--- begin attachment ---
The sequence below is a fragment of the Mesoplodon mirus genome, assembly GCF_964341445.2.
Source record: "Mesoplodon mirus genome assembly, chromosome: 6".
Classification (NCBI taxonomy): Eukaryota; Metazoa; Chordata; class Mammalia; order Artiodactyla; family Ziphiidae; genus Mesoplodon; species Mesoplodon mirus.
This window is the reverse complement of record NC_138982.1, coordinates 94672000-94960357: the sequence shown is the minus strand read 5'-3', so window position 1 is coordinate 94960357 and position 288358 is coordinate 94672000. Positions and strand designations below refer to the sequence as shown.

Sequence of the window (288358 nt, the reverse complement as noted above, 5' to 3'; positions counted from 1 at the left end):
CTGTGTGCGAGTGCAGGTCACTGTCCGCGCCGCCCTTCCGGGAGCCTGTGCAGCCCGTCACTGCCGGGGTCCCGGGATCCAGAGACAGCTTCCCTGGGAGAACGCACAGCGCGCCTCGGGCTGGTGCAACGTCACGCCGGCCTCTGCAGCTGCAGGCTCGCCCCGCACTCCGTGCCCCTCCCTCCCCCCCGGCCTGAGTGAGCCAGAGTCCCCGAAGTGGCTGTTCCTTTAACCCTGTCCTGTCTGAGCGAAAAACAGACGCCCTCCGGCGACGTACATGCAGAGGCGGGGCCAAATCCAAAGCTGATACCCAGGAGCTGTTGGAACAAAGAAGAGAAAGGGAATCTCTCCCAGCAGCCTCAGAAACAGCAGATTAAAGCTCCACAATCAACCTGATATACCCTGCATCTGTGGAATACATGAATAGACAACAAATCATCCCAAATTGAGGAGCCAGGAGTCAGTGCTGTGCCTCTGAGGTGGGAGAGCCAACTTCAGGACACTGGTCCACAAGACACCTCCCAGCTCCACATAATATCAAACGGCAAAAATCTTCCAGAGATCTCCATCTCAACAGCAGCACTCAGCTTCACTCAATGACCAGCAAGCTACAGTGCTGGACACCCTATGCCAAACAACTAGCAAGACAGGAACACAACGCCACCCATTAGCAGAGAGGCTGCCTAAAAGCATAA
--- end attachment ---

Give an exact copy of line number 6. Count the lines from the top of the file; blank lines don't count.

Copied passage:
CTGTGTGCGAGTGCAGGTCACTGTCCGCGCCGCCCTTCCGGGAGCCTGTGCAGCCCGTCACTGCCGGGGTCCCGGGATCCAGAGACAGCTTCCCTGGGAGAACGCACAGCGCGCCTCGGGCTGGTGCAACGTCACGCCGGCCTCTGCAGCTGCAGGCTCGCCCCGCACTCCGTGCCCCTCCCTCCCCCCCGGCCTGAGTGAGCCAGAGTCCCCGAAGTGGCTGTTCCTTTAACCCTGTCCTGTCTGAGCGAAAAACAGACGCCCTCCGGCGACGTACATGCAGAGGCGGGGCCAAATCCAAAGCTGATACCCAGGAGCTGTTGGAACAAAGAAGAGAAAGGGAATCTCTCCCAGCAGCCTCAGAAACAGCAGATTAAAGCTCCACAATCAACCTGATATACCCTGCATCTGTGGAATACATGAATAGACAACAAATCATCCCAAATTGAGGAGCCAGGAGTCAGTGCTGTGCCTCTGAGGTGGGAGAGCCAACTTCAGGACACTGGTCCACAAGACACCTCCCAGCTCCACATAATATCAAACGGCAAAAATCTTCCAGAGATCTCCATCTCAACAGCAGCACTCAGCTTCACTCAATGACCAGCAAGCTACAGTGCTGGACACCCTATGCCAAACAACTAGCAAGACAGGAACACAACGCCACCCATTAGCAGAGAGGCTGCCTAAAAGCATAA